Mr SALMON - I do not think we should take it over until it can be shown that practical benefit will result from our doing so. If the States think that any benefit flows from the astronomical branch, either to the Commonwealth or to the rest of the world, they will probably feel disposed to incur the expense necessary to carry it on.

Mr JOSEPH COOK (PARRAMATTA, NEW SOUTH WALES) - On this side of the House we are Socialists, and wish to socialize Mr. Baracchi.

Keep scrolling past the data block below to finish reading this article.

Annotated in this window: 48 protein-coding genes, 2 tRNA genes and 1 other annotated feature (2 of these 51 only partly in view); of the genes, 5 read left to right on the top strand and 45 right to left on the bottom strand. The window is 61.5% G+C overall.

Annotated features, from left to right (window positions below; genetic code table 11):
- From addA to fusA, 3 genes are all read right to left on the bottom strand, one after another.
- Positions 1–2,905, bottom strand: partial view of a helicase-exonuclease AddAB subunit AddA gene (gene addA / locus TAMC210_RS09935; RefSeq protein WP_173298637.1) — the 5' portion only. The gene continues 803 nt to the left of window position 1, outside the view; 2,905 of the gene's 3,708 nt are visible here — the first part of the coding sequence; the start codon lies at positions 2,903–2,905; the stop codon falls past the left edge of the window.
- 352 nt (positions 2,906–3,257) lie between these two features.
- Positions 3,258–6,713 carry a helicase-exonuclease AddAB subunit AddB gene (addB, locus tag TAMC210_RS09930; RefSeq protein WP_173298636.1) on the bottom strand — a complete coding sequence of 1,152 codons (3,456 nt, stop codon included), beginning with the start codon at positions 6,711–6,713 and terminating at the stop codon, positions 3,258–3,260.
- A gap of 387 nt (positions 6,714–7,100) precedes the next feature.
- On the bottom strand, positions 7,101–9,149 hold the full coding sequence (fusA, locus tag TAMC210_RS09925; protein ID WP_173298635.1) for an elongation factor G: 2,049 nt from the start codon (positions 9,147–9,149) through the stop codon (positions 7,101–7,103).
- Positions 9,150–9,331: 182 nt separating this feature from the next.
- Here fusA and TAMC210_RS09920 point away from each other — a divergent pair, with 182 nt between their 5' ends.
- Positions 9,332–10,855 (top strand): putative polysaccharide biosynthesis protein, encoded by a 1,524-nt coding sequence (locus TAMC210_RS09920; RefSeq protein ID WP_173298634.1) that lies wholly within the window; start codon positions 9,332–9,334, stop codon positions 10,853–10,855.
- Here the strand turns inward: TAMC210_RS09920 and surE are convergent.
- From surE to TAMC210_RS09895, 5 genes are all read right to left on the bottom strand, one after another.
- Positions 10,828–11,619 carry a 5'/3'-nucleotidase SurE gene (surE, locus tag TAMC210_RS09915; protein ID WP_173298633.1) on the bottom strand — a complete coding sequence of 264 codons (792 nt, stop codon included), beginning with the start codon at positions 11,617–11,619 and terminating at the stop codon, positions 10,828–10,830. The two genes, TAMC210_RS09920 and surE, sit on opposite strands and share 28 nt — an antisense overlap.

Mr SALMON - I believe that this is a deep-laid scheme on. the part of the representatives of New South Wales to secure for that State the services of Mr. Baracchi. The States may desire to obtain more information concerning the heavenly bodies and their movements - not having at my command the poetic language of the hon orable and learned member for Angas, I use more prosaic terms - and I am not going to say at this stage that those movements have no effect upon meteorology. It is quite possible that they have; but it should be demonstrated to us that they have before we are asked to enter upon the expenditure involved in taking over the astronomical branch. We have a duty to perform to the Commonwealth in the direction of securing the greatest possible services at the least: possible expenditure. If we take over the conduct of a branch of science which, so far as we can see, will be of no real practical benefit to the Commonwealth, then we shall undertake a work which we should not enter upon. I am not one of those who believe that the Commonwealth should immediately take over all the services for which provision is made in the Constitution. The fact that these two Departments are linked together in. section. 51 of the Constitution is not in itself an argument that we should take both of them over. No service should be transferred unless it: can be better administered by the central authority than by the States. The astronomical observatories should be conducted' by the universities - the great centres of learning here. If that course were followed, it would enhance the value of our universities as seats of learning, and the employment would be more congenial to those associated with our universities than it is, perhaps, at present to a number of States officials, who carry on the work of these institutions. But it would be a mistake for the Commonwealth to take over the astronomical departments. The Bill has already passed another branch of the Legislature, and it would be a. mistake for us to engraft upon it a provision for which no need has been shown. It cannot be gainsaid that the value of correct observations to those engaged upon the soil or the sea - in fact, to those engaged in every industry, and yet to be employed in others that we hope to see established here - cannot be over-estimated. I should, therefore like to see the meteorological work of the observatories handed over to specialists, who would secure for our people information that would be valuable, and would enable them to provide against possible disaster. In these circumstances, I sincerely hope that the amendment will be rejected, and that the Bill will be passed as it stands.